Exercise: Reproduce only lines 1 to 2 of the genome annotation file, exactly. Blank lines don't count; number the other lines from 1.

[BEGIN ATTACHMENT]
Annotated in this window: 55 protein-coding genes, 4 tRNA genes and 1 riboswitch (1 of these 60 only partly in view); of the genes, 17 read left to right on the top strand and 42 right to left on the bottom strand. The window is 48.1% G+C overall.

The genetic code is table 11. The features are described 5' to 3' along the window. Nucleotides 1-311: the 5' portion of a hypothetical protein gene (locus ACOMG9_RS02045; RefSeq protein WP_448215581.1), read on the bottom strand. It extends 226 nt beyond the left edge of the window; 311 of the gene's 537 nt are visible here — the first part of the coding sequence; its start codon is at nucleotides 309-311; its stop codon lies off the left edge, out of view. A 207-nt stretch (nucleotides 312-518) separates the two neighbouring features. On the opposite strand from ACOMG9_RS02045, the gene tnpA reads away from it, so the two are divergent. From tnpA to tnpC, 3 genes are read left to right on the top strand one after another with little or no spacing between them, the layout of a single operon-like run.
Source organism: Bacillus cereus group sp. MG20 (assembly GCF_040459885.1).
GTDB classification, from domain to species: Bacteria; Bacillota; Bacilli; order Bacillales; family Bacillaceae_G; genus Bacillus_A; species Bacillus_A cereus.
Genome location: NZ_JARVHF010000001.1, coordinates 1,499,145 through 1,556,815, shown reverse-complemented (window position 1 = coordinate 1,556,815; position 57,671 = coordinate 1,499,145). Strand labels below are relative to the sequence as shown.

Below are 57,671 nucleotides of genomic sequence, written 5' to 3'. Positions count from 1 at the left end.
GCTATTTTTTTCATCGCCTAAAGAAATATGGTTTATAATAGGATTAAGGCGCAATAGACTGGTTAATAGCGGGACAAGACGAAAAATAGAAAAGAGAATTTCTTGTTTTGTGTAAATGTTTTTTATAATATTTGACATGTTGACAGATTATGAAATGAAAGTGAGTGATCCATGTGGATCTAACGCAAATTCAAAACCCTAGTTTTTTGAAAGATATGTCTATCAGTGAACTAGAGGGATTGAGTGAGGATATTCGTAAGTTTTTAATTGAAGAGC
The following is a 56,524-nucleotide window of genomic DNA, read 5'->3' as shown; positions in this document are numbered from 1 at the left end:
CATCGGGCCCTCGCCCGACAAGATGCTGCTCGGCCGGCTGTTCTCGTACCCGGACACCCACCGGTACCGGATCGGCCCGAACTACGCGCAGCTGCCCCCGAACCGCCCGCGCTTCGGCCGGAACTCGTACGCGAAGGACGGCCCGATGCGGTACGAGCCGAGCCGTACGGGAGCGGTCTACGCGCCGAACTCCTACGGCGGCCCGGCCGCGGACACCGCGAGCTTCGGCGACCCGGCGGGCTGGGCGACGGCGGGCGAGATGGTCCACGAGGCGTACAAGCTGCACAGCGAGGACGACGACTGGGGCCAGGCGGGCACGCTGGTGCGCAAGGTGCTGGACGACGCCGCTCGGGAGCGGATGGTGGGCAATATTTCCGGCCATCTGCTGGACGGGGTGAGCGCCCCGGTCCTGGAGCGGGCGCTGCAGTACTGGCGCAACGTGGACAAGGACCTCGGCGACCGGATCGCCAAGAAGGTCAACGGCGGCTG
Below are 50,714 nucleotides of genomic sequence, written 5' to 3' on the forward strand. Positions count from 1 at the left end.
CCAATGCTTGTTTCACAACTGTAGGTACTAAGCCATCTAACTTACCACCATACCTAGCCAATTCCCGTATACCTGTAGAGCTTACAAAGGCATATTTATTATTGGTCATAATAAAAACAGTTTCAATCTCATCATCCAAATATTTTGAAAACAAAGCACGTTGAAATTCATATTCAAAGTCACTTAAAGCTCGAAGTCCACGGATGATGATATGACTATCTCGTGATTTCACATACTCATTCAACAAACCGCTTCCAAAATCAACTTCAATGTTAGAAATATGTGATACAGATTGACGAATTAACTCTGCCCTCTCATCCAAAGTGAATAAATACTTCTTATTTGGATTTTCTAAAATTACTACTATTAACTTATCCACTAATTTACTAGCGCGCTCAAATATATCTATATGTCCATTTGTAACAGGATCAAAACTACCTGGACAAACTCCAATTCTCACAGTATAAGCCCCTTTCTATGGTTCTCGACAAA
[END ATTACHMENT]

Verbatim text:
Annotated in this window: 55 protein-coding genes, 4 tRNA genes and 1 riboswitch (1 of these 60 only partly in view); of the genes, 17 read left to right on the top strand and 42 right to left on the bottom strand. The window is 48.1% G+C overall.

The genetic code is table 11. The features are described 5' to 3' along the window. Nucleotides 1-311: the 5' portion of a hypothetical protein gene (locus ACOMG9_RS02045; RefSeq protein WP_448215581.1), read on the bottom strand. It extends 226 nt beyond the left edge of the window; 311 of the gene's 537 nt are visible here — the first part of the coding sequence; its start codon is at nucleotides 309-311; its stop codon lies off the left edge, out of view. A 207-nt stretch (nucleotides 312-518) separates the two neighbouring features. On the opposite strand from ACOMG9_RS02045, the gene tnpA reads away from it, so the two are divergent. From tnpA to tnpC, 3 genes are read left to right on the top strand one after another with little or no spacing between them, the layout of a single operon-like run.